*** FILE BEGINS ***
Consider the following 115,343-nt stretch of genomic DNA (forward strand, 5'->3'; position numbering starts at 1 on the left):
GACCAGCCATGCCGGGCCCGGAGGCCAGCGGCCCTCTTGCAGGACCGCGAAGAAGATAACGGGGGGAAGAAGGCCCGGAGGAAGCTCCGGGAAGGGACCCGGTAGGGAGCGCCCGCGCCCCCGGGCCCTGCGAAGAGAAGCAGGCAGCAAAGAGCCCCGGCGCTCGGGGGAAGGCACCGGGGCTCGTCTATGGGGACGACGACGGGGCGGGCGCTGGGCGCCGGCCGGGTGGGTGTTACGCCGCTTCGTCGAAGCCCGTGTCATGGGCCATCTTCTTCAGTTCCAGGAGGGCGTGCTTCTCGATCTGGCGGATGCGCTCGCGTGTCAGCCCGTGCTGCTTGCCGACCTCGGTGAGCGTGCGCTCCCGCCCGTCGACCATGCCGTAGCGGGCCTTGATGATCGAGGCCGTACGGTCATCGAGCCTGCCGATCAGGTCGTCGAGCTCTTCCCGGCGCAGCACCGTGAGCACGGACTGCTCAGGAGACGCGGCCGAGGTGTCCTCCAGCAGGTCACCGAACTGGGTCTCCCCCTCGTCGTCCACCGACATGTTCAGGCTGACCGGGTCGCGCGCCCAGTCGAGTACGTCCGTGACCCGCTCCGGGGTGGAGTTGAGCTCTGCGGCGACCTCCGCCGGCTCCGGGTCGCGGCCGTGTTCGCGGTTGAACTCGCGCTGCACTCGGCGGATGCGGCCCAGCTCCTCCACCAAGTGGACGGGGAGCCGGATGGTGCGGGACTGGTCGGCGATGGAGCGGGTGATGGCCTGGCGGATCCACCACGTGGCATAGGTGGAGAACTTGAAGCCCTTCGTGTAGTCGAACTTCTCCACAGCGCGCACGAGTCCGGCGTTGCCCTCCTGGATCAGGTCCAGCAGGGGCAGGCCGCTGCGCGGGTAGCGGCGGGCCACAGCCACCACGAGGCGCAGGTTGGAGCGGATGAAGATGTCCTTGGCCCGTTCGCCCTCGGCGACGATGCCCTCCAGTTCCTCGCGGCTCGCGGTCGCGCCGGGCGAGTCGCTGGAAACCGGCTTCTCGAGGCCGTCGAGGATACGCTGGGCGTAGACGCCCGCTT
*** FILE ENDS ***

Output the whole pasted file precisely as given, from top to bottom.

Consider the following 115,343-nt stretch of genomic DNA (forward strand, 5'->3'; position numbering starts at 1 on the left):
GACCAGCCATGCCGGGCCCGGAGGCCAGCGGCCCTCTTGCAGGACCGCGAAGAAGATAACGGGGGGAAGAAGGCCCGGAGGAAGCTCCGGGAAGGGACCCGGTAGGGAGCGCCCGCGCCCCCGGGCCCTGCGAAGAGAAGCAGGCAGCAAAGAGCCCCGGCGCTCGGGGGAAGGCACCGGGGCTCGTCTATGGGGACGACGACGGGGCGGGCGCTGGGCGCCGGCCGGGTGGGTGTTACGCCGCTTCGTCGAAGCCCGTGTCATGGGCCATCTTCTTCAGTTCCAGGAGGGCGTGCTTCTCGATCTGGCGGATGCGCTCGCGTGTCAGCCCGTGCTGCTTGCCGACCTCGGTGAGCGTGCGCTCCCGCCCGTCGACCATGCCGTAGCGGGCCTTGATGATCGAGGCCGTACGGTCATCGAGCCTGCCGATCAGGTCGTCGAGCTCTTCCCGGCGCAGCACCGTGAGCACGGACTGCTCAGGAGACGCGGCCGAGGTGTCCTCCAGCAGGTCACCGAACTGGGTCTCCCCCTCGTCGTCCACCGACATGTTCAGGCTGACCGGGTCGCGCGCCCAGTCGAGTACGTCCGTGACCCGCTCCGGGGTGGAGTTGAGCTCTGCGGCGACCTCCGCCGGCTCCGGGTCGCGGCCGTGTTCGCGGTTGAACTCGCGCTGCACTCGGCGGATGCGGCCCAGCTCCTCCACCAAGTGGACGGGGAGCCGGATGGTGCGGGACTGGTCGGCGATGGAGCGGGTGATGGCCTGGCGGATCCACCACGTGGCATAGGTGGAGAACTTGAAGCCCTTCGTGTAGTCGAACTTCTCCACAGCGCGCACGAGTCCGGCGTTGCCCTCCTGGATCAGGTCCAGCAGGGGCAGGCCGCTGCGCGGGTAGCGGCGGGCCACAGCCACCACGAGGCGCAGGTTGGAGCGGATGAAGATGTCCTTGGCCCGTTCGCCCTCGGCGACGATGCCCTCCAGTTCCTCGCGGCTCGCGGTCGCGCCGGGCGAGTCGCTGGAAACCGGCTTCTCGAGGCCGTCGAGGATACGCTGGGCGTAGACGCCCGCTT